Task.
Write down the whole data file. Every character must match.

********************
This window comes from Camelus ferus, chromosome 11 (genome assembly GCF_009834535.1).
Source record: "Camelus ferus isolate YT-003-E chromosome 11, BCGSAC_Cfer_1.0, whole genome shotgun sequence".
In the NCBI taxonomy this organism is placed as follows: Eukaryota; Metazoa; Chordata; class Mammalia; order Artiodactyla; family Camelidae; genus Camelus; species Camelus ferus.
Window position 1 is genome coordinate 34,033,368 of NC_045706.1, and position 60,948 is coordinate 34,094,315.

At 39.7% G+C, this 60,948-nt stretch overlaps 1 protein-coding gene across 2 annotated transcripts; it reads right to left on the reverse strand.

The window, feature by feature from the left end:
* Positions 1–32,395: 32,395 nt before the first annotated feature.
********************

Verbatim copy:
This window comes from Camelus ferus, chromosome 11 (genome assembly GCF_009834535.1).
Source record: "Camelus ferus isolate YT-003-E chromosome 11, BCGSAC_Cfer_1.0, whole genome shotgun sequence".
In the NCBI taxonomy this organism is placed as follows: Eukaryota; Metazoa; Chordata; class Mammalia; order Artiodactyla; family Camelidae; genus Camelus; species Camelus ferus.
Window position 1 is genome coordinate 34,033,368 of NC_045706.1, and position 60,948 is coordinate 34,094,315.

At 39.7% G+C, this 60,948-nt stretch overlaps 1 protein-coding gene across 2 annotated transcripts; it reads right to left on the reverse strand.

The window, feature by feature from the left end:
* Positions 1–32,395: 32,395 nt before the first annotated feature.